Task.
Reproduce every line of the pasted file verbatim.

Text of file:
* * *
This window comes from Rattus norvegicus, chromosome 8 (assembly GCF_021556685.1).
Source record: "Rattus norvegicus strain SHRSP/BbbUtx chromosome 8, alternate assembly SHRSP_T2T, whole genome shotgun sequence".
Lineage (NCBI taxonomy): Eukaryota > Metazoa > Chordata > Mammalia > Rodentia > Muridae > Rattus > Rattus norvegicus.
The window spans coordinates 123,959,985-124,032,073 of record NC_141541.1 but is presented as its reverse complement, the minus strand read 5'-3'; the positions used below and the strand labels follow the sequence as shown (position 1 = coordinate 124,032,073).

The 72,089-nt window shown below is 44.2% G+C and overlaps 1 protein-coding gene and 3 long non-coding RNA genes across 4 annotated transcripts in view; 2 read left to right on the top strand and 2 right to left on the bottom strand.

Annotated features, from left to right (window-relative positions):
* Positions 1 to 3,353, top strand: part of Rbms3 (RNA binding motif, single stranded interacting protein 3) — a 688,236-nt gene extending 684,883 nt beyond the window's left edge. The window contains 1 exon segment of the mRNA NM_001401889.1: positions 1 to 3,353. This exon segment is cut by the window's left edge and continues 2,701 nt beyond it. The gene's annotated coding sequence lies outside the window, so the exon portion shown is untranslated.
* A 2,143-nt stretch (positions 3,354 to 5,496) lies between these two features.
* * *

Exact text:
This window comes from Rattus norvegicus, chromosome 8 (assembly GCF_021556685.1).
Source record: "Rattus norvegicus strain SHRSP/BbbUtx chromosome 8, alternate assembly SHRSP_T2T, whole genome shotgun sequence".
Lineage (NCBI taxonomy): Eukaryota > Metazoa > Chordata > Mammalia > Rodentia > Muridae > Rattus > Rattus norvegicus.
The window spans coordinates 123,959,985-124,032,073 of record NC_141541.1 but is presented as its reverse complement, the minus strand read 5'-3'; the positions used below and the strand labels follow the sequence as shown (position 1 = coordinate 124,032,073).

The 72,089-nt window shown below is 44.2% G+C and overlaps 1 protein-coding gene and 3 long non-coding RNA genes across 4 annotated transcripts in view; 2 read left to right on the top strand and 2 right to left on the bottom strand.

Annotated features, from left to right (window-relative positions):
* Positions 1 to 3,353, top strand: part of Rbms3 (RNA binding motif, single stranded interacting protein 3) — a 688,236-nt gene extending 684,883 nt beyond the window's left edge. The window contains 1 exon segment of the mRNA NM_001401889.1: positions 1 to 3,353. This exon segment is cut by the window's left edge and continues 2,701 nt beyond it. The gene's annotated coding sequence lies outside the window, so the exon portion shown is untranslated.
* A 2,143-nt stretch (positions 3,354 to 5,496) lies between these two features.